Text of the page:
Indeed, Kant ends his book by emphasizing that " we do not.. comprehend the practical unconditional necessity of the moral imperative." We only "comprehend its incomprehensibility"... So morality for Kant is an enigma. .. That the "mere dignity of humanity as rational nature, without any other end or advantage to be attained from it - hence respect for a mere idea - is yet to serve as an inflexible precept of the will", is , Kant openly acknowledges, a paradox. True morality is an ideal yet to be instantiated in the world, but it is the only ideal worth striving for. This is in the end what his idealism amounts to. p 286

Interestingly, immediately after the Groundwork he wrote the Idea for a Universal History, which does of course have teleological elements.

So Kant argues for a teleological view of Nature by arguing that such a view is required for the progress of humanity. .. Such a regular progression would not be due to any rational process of humanity, but would have to be ascribed to Nature itself. [.]

To this end, Kant formulates in somewhat dogmatic fashion and with little defense nine propositions. The first maintains that all natural capacities of a creature are 'destined" to be fully developed sooner or later. If nature has a plan, then the plan must be fulfilled. In the second proposition, he claims that our reason is such that it can be developed only in the species, not in an individual. Our lives are too short to allow the latter ... Fourth, nature brings about the full development of our natural faculties by an antagonism within society. In the long run, this antagonism leads to a law-governed social order. Kant calls this the "unsocial sociability." Though people may not be able to bear one another many a time, they still seek the approval and respect of others.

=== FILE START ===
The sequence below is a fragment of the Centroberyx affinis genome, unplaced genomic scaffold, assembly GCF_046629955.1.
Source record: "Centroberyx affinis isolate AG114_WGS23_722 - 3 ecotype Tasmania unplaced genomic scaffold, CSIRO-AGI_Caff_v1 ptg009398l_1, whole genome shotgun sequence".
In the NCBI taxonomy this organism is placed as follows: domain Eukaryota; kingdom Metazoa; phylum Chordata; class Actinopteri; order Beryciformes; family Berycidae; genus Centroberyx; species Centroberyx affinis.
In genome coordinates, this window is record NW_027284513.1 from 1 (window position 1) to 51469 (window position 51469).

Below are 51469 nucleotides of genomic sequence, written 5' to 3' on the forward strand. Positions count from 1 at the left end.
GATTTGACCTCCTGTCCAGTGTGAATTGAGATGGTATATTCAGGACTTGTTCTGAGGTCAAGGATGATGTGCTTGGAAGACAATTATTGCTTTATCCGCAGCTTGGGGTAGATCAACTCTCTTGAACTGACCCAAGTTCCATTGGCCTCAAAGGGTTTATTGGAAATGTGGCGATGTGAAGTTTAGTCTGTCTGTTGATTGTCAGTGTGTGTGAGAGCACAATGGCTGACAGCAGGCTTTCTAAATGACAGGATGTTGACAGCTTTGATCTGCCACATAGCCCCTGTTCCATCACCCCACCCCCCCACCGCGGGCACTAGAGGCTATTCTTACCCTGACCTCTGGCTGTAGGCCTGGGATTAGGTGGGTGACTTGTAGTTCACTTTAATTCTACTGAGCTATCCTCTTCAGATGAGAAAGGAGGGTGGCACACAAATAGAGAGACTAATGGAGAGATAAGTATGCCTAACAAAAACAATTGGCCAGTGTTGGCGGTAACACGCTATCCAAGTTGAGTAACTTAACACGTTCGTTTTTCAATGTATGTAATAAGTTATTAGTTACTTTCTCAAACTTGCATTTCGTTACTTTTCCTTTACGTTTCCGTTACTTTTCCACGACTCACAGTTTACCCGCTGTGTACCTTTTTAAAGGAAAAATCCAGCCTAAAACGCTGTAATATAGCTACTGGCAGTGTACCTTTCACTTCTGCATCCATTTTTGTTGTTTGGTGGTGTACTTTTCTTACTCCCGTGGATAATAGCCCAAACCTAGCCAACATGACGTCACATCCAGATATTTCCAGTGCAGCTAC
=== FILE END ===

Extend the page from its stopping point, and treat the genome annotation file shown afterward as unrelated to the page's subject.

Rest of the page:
This is a feature of his approach in general. Kant has not abandoned completely the older ideas of purpose, or, as we shall see, virtue. But he pushes them to the periphery of his system. They are ad-hoc add-ons. And as such they soon fall from sight altogether.

Whereas much of his theoretical work was concerned with showing that reason has much less power than had been assumed by his rationalistic predecessors, Kant's moral philosophy may be seen as an attempt to show that morality is the exclusive domain of reason. p312

In a similar displacement, morality requires us to believe in the existence of God, or so Kuehn summarizes Kant's view:

Without morality and God, we would be condemned to moral despair. Moral action should lead to greater good in this world, but it usually does not. Happiness and worthiness to be happy do not usually go together in this world. If we want to establish a connection between the two, we must assume they will be made to coincide by God in the long run. In this way, the notion of "God" and "immortaility" as prerequisites for the realization of the summum bonum or the highest good, make possible the moral enterprise for Kant, and therefore we must believe in their reality. p313

But God is a consequence of morality, not the other way around.

It is our autononomy that is the basis of the moral law, not God's commands or demands on us. p313